Tokyo goes down in history as the only city to have twice hosted the Paralympic Summer Games. The 1964 Games can be traced back to a doctor who helped bring them to Japan. Her legacy now shapes her son’s efforts.
Nakamura Eijirou will live a childhood dream at the Tokyo Paralympic Games. The orthopedic surgeon from Oita Prefecture in southwestern Japan works at the Games, just like his father did almost 60 years ago.
âI know my father Yutaka has played an important role in the previous Tokyo Paralympic Games, so I am happy to be able to participate in the event, even as a volunteer. I hope I can help as much as possible,â said Nakamura.
Parasports have been a part of the world of Nakamura, 59, for as long as he can remember. His father, Nakamura Yutaka, was also an orthopedic surgeon and is considered the father of the Tokyo Paralympic movement.
âSince I was a child, I followed my dad and went to sporting events for people with disabilities. There I watched and experienced wheelchair sports. It was natural for me to be interested. parasports when I was a kid, âNakamura said.
A 1960 study trip his father took to England helped kick-start Japan’s Paralympic trip. He met Dr Ludwig Guttmann who used sports to treat patients with spinal cord injuries. Guttmann organized competitions for people with disabilities, a series of events that would later become the Paralympic Games.
Yutaka was surprised to see patients playing sports as part of their rehabilitation programs. At that time in Japan, bed rest was still the most common treatment for people with reduced mobility.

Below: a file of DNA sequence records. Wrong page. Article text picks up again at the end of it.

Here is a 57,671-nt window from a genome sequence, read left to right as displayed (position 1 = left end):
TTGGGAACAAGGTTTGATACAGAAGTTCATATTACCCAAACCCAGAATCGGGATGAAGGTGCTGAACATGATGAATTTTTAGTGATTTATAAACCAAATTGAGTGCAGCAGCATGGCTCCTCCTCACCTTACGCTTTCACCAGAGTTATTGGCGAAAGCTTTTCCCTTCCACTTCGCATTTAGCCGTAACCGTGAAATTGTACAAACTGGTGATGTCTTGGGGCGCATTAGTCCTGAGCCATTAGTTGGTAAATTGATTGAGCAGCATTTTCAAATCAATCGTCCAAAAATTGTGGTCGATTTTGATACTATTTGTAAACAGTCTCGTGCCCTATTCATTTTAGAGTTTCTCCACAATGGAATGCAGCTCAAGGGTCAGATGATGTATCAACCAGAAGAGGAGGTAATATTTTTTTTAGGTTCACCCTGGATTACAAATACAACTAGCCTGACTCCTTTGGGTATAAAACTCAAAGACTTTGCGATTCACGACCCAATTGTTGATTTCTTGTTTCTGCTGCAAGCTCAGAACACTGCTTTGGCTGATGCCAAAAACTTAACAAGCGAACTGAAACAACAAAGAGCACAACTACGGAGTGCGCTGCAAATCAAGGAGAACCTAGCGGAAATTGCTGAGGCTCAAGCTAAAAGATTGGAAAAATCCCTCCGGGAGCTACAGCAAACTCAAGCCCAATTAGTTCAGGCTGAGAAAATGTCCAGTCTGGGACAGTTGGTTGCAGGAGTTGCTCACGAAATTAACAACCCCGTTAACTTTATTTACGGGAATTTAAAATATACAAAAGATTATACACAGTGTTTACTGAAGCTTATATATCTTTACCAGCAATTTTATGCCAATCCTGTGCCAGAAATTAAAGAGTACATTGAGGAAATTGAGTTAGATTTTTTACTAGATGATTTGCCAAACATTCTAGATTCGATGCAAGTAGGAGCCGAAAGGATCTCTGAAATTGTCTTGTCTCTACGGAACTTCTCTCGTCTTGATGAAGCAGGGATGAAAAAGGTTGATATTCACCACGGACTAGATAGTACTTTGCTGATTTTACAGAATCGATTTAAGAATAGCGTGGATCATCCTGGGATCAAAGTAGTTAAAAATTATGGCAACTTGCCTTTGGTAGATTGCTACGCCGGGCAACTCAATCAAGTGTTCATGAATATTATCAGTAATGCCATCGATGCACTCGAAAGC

The visit inspired Yutaka to organize similar sporting events for people with disabilities after the Tokyo Olympics in 1964. It wasn’t officially called the âParalympic Games,â but organizers started using the term there to the first time.
It was a major challenge to host the Games 60 years ago, when it was very rare to see people with disabilities playing sports in Japan. Nakamura says her father was determined to make it a success.
âPeople who competed in the Games with him told me later that my dad was so busy he didn’t have time to rest. He was carrying hard-boiled eggs and salt, and he would eat them. would share that with other people, âsaid Nakamura, who was only two years old at the time.
But he says it was a labor of love. His father’s goal with the first Games was to help improve the lives of people with disabilities.
âMy dad felt like his job didn’t stop after surgery or when patients were discharged from the hospital. I think he wanted to continue caring for his patients when they came home and to work. , until they are back in the community, âNakamura said.
Yutaka died in 1984 at the age of 57. His son would follow in his father’s footsteps and become an orthopedic surgeon treating patients in Japan and other parts of the world. This is where his own passion for parasports started to grow.
Nakamura has spent years researching how to help wheelchair athletes with shoulder and elbow injuries. He has also volunteered for decades at events, helping para-athletes make friends and build their confidence through sport.
Nakamura in wheelchair basketball competition in 2019
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âAt these Paralympic Games there will be more diversity among the athletes. And there will be a serious disability that a lot of people didn’t know much about before. I think the Games give a chance to make people realize that these people can do so many things, âsays Nakamura.
Nakamura says parasports and para-athletes have felt familiar and exciting since he was a child. He hopes the Tokyo Paralympic Games will help many others feel the same way.